Während der Hauptoffensive des Irak Kriegs sind Blogs aus dem Boden gesprosseen, vor allem weil Bürger verblendete Information der Bush Krieger verstehen wollten. Einige sammelten sogar Geld ihrer Nutzer ein und waren vor Ort für sie unterwegs. Die meisten aber bloggten aus der Ferne und verlinkten zu den CNNs dieser Welt.

Kostenfreie Meinungen, getarnt mit ge-pamperten Ego und ohne werbliche Kennzeichnung sind auch als Native Text Ads im Angebot. An die eigene Propaganda zu glauben ist einfach wenn man eigene Vorteile à la Wulff mit nimmt. Ich hoffe es sprießen weiterhin genug neue Blogs aus dem Boden, die verblendete Weiterleitungsinformation filtern und Selbstzensur üben.

Die Grenzen verschwinden und am Ende ist es keiner gewesen. Uns helfen auch keine systemische Kollektiv Ansätze, die Monopole und Faulheit fördern, sondern ehrlicher Kommerz ohne Neid.

Blogs and Digital Culture

Weblogs link content.

To and about cultures, news, studies, thoughts, concepts, immediate reality, and practically all digitally inter-connected spheres. They allow glimpses into ambigious time and space coordinates, mostly personal and opinionated they speak out and invite to understand, define forms of digital being – enabling the self to re-think itself, writes Mortensen. They have the capability of linking the digital with the physical and challenge our notion of publication while re-defining news specialists. Intertwined in comment loops of foreign faces. Sharing a culture of real virtuality, which Castells describes as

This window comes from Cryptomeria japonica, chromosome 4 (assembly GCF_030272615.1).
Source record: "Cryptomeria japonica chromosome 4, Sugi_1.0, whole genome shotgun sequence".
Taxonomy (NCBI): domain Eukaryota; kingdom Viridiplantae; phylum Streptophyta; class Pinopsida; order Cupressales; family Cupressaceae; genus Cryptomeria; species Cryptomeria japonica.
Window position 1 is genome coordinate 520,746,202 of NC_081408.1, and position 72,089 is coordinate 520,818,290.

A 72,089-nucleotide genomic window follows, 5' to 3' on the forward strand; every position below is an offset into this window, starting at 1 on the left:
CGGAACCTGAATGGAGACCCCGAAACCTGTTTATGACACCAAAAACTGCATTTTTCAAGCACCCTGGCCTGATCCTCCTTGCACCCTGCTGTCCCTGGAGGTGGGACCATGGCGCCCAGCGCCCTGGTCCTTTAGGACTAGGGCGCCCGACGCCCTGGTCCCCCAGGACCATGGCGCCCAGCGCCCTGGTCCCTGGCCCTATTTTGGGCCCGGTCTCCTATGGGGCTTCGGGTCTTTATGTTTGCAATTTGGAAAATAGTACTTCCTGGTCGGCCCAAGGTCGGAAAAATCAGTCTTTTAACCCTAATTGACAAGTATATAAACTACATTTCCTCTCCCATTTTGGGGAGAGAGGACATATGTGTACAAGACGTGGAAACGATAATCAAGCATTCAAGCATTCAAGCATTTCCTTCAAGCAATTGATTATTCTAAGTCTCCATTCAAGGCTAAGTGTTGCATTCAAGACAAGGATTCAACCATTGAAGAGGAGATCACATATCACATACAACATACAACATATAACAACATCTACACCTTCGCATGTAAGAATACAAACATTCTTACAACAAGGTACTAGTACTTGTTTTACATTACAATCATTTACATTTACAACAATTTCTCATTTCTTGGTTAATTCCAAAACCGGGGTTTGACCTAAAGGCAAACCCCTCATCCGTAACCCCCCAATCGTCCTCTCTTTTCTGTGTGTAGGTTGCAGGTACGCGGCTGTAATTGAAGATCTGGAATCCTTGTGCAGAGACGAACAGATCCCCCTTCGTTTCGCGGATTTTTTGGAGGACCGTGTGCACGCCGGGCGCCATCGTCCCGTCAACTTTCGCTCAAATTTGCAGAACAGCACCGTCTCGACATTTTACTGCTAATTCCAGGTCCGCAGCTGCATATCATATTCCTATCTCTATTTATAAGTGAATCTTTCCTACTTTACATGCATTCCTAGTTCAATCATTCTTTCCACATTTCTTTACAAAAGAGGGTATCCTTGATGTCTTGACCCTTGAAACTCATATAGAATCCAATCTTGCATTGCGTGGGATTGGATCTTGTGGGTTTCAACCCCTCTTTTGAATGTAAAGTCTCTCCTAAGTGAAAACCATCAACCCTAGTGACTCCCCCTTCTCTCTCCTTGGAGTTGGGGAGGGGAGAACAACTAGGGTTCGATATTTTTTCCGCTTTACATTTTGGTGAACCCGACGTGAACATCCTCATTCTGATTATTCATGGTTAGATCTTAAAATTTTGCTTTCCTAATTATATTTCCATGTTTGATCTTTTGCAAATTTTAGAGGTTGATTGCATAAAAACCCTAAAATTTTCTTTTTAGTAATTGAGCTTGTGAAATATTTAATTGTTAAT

a system in which reality itself is entirely captured, fully immersed in a virtual image setting, in the world of make believe, in which appearances are not just on the screen through which experience is communicated, but they become the experience.

These experiences are as diverse as the audiences themselves that oppose the idea of Mass Culture as Eco describes,

one thing we do know is that there doesn’t exist a Mass Culture in the sense imgained by the apocalyptic critics of mass communications because this model competes with others.